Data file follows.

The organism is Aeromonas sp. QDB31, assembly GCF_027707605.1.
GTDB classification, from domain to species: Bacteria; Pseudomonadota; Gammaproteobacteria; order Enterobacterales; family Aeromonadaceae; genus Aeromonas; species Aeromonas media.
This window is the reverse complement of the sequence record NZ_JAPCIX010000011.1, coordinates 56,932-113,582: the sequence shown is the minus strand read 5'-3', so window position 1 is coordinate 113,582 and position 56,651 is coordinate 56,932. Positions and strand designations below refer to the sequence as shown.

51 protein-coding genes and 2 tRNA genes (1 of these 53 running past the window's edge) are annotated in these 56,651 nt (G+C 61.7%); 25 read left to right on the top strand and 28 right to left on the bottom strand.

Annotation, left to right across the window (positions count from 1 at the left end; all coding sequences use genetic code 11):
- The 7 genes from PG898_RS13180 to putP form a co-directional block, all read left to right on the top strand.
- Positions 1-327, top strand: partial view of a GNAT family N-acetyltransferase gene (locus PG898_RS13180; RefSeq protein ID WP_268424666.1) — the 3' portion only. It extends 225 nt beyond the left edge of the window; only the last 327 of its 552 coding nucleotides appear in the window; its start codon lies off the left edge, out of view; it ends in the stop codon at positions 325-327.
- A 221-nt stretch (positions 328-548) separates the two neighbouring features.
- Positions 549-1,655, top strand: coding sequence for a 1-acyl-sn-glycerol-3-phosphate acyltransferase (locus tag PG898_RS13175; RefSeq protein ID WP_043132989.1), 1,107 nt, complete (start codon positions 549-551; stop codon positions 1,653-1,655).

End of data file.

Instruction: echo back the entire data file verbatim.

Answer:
The organism is Aeromonas sp. QDB31, assembly GCF_027707605.1.
GTDB classification, from domain to species: Bacteria; Pseudomonadota; Gammaproteobacteria; order Enterobacterales; family Aeromonadaceae; genus Aeromonas; species Aeromonas media.
This window is the reverse complement of the sequence record NZ_JAPCIX010000011.1, coordinates 56,932-113,582: the sequence shown is the minus strand read 5'-3', so window position 1 is coordinate 113,582 and position 56,651 is coordinate 56,932. Positions and strand designations below refer to the sequence as shown.

51 protein-coding genes and 2 tRNA genes (1 of these 53 running past the window's edge) are annotated in these 56,651 nt (G+C 61.7%); 25 read left to right on the top strand and 28 right to left on the bottom strand.

Annotation, left to right across the window (positions count from 1 at the left end; all coding sequences use genetic code 11):
- The 7 genes from PG898_RS13180 to putP form a co-directional block, all read left to right on the top strand.
- Positions 1-327, top strand: partial view of a GNAT family N-acetyltransferase gene (locus PG898_RS13180; RefSeq protein ID WP_268424666.1) — the 3' portion only. It extends 225 nt beyond the left edge of the window; only the last 327 of its 552 coding nucleotides appear in the window; its start codon lies off the left edge, out of view; it ends in the stop codon at positions 325-327.
- A 221-nt stretch (positions 328-548) separates the two neighbouring features.
- Positions 549-1,655, top strand: coding sequence for a 1-acyl-sn-glycerol-3-phosphate acyltransferase (locus tag PG898_RS13175; RefSeq protein ID WP_043132989.1), 1,107 nt, complete (start codon positions 549-551; stop codon positions 1,653-1,655).